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figure 7.30 Cross section of Pinus sp. early wood (E) and late wood (L) transition (Extant). Bar = 150 pm.

figure 7.30 Cross section of Pinus sp. early wood (E) and late wood (L) transition (Extant). Bar = 150 pm.

in this view or, in other words, at right angles to the ray's length. It is now possible to see the height and width (thickness) of the ray and the ray cells but not the length of the ray. To continue the brick wall analogy, in a tangential section you see the ray head on, like looking at the end of a brick wall, but you cannot determine its length.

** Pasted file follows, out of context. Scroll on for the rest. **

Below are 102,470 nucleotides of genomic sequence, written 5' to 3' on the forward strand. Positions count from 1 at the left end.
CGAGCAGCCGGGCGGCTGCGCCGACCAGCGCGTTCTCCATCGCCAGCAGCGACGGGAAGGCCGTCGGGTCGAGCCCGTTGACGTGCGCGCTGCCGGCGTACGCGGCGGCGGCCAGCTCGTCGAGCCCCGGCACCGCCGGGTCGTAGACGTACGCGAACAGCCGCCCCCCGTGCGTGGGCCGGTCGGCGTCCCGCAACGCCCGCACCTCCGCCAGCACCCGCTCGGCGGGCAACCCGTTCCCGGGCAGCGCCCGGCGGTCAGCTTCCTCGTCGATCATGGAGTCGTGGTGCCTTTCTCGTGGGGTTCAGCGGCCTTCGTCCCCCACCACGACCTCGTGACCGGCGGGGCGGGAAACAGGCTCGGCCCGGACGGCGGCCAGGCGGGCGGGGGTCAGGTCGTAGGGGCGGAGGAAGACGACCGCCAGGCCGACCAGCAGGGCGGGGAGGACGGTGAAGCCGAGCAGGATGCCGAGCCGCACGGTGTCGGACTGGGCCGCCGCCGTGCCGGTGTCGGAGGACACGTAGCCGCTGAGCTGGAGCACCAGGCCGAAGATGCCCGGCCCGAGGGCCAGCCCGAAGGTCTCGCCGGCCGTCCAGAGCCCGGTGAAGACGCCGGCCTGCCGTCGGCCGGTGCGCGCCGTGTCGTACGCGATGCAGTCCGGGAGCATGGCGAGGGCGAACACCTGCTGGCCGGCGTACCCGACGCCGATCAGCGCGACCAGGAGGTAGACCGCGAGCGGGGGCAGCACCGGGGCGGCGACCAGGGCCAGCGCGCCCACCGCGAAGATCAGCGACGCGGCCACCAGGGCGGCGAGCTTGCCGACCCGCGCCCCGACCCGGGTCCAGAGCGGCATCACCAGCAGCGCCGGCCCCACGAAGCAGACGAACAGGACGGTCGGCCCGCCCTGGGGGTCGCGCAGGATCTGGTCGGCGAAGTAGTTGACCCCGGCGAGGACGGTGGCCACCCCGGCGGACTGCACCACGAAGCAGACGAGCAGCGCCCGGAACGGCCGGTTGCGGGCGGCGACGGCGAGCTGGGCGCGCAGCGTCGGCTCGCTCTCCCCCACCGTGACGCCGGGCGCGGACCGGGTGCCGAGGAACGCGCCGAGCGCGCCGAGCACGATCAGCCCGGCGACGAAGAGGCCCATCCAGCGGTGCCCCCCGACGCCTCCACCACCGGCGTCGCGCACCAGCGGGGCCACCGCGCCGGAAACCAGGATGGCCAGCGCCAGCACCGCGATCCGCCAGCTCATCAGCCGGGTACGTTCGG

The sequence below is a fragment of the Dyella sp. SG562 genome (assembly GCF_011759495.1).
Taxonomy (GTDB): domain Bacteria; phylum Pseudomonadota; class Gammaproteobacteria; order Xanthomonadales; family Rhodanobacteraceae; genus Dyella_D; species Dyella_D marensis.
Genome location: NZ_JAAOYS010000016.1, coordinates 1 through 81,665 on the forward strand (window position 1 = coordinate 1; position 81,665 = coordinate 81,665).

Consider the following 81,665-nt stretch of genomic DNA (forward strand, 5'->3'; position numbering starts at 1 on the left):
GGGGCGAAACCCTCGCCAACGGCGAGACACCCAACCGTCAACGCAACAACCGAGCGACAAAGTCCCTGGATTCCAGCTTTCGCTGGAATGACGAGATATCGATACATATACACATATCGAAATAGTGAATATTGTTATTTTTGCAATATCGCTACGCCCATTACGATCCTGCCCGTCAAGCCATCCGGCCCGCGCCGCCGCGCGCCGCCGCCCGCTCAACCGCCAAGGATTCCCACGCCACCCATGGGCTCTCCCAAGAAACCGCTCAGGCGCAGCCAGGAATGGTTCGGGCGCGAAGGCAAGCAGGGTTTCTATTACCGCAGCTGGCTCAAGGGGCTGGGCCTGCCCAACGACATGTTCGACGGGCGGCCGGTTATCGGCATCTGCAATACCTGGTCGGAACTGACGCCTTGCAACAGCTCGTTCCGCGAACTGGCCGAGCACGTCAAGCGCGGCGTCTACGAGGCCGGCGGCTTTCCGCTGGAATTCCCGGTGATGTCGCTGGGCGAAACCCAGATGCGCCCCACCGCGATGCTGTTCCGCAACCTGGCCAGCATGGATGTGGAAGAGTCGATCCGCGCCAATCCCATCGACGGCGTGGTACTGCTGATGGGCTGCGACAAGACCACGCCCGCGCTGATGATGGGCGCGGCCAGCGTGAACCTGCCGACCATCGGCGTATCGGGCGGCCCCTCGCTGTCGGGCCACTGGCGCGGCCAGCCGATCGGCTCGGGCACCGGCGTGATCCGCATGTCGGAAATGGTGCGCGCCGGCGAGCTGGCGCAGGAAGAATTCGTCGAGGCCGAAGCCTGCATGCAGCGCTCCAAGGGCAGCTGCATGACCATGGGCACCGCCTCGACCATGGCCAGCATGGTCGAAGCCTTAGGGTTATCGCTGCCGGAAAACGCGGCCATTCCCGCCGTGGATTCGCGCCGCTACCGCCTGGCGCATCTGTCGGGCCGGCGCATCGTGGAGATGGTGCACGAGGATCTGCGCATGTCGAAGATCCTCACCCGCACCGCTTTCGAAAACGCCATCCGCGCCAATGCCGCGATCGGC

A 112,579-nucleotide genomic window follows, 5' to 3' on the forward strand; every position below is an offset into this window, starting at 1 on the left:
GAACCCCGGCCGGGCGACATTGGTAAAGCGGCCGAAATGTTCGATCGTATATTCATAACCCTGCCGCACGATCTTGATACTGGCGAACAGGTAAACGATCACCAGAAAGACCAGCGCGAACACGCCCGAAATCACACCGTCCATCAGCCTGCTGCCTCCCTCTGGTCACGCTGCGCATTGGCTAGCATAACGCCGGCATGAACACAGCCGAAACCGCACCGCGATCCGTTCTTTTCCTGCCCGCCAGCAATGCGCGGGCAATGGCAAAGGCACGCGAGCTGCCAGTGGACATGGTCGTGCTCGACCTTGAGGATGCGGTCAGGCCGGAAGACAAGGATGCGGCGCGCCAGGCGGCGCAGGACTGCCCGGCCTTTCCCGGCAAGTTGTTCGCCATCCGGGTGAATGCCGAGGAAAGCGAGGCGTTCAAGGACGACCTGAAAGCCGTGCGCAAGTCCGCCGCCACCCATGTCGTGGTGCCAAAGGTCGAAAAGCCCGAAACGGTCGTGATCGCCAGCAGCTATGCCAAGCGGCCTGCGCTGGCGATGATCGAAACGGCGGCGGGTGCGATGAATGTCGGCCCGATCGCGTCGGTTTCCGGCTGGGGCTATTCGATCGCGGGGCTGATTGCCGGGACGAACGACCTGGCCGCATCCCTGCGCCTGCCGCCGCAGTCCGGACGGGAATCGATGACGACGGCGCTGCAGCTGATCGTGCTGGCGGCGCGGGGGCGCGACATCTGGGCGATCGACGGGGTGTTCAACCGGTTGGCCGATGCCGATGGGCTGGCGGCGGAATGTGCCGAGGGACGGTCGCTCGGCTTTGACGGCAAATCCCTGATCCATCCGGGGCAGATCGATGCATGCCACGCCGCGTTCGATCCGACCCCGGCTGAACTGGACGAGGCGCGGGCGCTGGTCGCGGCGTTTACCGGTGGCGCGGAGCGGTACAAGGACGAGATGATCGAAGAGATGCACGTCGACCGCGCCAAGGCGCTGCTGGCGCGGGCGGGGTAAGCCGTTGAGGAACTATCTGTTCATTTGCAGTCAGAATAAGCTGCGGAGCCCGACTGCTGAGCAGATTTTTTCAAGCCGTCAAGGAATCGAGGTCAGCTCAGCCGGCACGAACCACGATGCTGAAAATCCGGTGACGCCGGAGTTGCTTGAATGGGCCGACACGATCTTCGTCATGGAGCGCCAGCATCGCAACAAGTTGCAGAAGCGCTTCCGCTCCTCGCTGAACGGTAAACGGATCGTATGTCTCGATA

Growth rings or tree rings occur in many woody plants (FIG. 7.30). Those that grow in temperate zones usually, but not always, produce a single ring each year and this can be counted to determine the age of the tree. Many tropical trees also produce rings, however, and they often correspond to wet and dry seasons. In some areas of the temperate zone, trees can produce multiple rings per year due to seasonal precipitation. Tree rings are made up of earlywood and late-wood, sometimes called spring wood and summer wood. In the spring, the apical meristems and young growing leaves of the plant produce the plant hormone, auxin, which is integral to the functioning of the vascular cambium. In the spring when the stems and roots are still elongating, auxin levels are higher, and the cambium produces earlywood—larger diameter tracheids with relatively thin walls. As elongation slows down and eventually stops, less auxin moves down the axis (or up in a root), and cambial production switches to producing latewood, which consists of smaller diameter

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